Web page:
toronto police bar

Toronto residents shocked to learn about licensed bar inside TPS headquarters

Why (and how) do police in Canada's largest city have access to a fully-stocked, liquor-licensed bar inside their own office building? It's a question many in Toronto are asking today in the wake of an explosive report from CBC News highlighting the existence of an "Executive Officers Lounge" at TPS (Toronto Police Service) headquarters.

As first reported by The Sun's Joe Warmington all the way back in 2012, a full-on bar has existed on the fourth floor of the Toronto Police headquarters building at 40 College St. since 1988.

Accessible only by senior officers, the venue was said at the time to be "routinely topped up with fine wines, the best spirits and several popular brands of bottled beer."

It would appear as though the licensed lounge has long been internally contentious, but few members of the public seemed aware of the fact that senior cops could legally grab a drink at the office until Monday morning, when CBC reported that a TPS superintendent had been present at the on-site watering hole before landing himself an impaired charge last January.

"A Toronto Police Service superintendent entered a lounge with a licensed fully stocked bar in police headquarters about three hours before he crashed his service-issued SUV into another vehicle in Pickering, Ont., and was charged with impaired driving in January 2022," wrote the public broadcaster in a piece published on April 3, 2023.

"Supt. Riyaz Hussein, who headed the service's disciplinary tribunal, pleaded guilty in October to driving with a blood alcohol level over 80 mg per 100 ml of blood."

Hussein pleaded guilty to his impaired charges at the time, and guilty once again on Monday to one count of "discreditable conduct" when appearing before the tribunal. He has been demoted for one year, as a result, from police superintendent to inspector.

According to the CBC, which obtained security logs for the lounge through a Freedom of Information request, Hussein's pass was scanned into the bar on Jan. 12, 2022, at 4:31 p.m. — just over three hours before the officer crashed his vehicle into a truck in Pickering, Ontario.

"It's unclear how long Hussein was in the Executive Officers Lounge and whether or not he drank in the room," wrote the outlet.

"But his presence there leading up to the crash on Highway 401 has police stakeholders questioning the appropriateness of a bar within a public institution like police headquarters and potential liability issues."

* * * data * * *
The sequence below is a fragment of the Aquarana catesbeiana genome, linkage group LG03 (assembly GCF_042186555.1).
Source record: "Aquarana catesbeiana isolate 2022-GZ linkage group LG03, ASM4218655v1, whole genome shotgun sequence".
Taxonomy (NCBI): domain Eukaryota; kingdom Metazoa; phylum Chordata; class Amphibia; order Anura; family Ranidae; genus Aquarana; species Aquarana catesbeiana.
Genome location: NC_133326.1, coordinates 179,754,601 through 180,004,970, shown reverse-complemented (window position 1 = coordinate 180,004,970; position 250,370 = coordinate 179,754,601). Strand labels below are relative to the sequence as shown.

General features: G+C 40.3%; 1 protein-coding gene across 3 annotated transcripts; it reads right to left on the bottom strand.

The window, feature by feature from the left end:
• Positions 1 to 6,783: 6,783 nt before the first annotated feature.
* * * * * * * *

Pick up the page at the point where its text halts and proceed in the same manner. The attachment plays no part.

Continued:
Law enforcement officials aren't alone in questioning what the heck is going on here now that word is spreading online of the licensed cop-only lounge.

"How, in the year of our Lord 2023, is there a fully stocked bar for cops inside Toronto Police HQ?" remarked one Twitter user of the exposé.

"Almost every cop I've ever met has bragged to me about how he abuses the system," wrote another. "I used to know one who would talk about how he drinks and drives and just flashes his badge if he gets pulled over. WHY is there a licensed lounge in Toronto Police HQ?"

Some were more upset than anything over how much taxpayer money has been spent (and is still being spent) on providing free booze to cops.

Others are calling for better oversight into how funds are being used at police headquarters across the province.

"Not only does Toronto police HQ have a licensed bar, but the RCMP's national headquarters in Ottawa and its 'O' Division HQ in London, Ont. also have liquor licenses," wrote one critic. "Why does anyone, but esp. those charged with enforcing our laws, need a bar at work?"

Most are simply shocked to learn that such a lounge exists.

A TPS spokesperson wrote in a statement to CBC News that, while the service can't formally comment on matters before tribunal, the Executive Officers Lounge "has maintained a liquor licence for many years and is subject to the Ontario Liquor Licence Act, which requires alcoholic beverages be served by a Smart Serve certified person."

"The licence is used infrequently and largely for formal functions, including retirements or when hosting dignitaries," said the spokesperson.

"The space itself is mostly used for meetings or a quiet place to work." 

Lead photo by

A Great Capture

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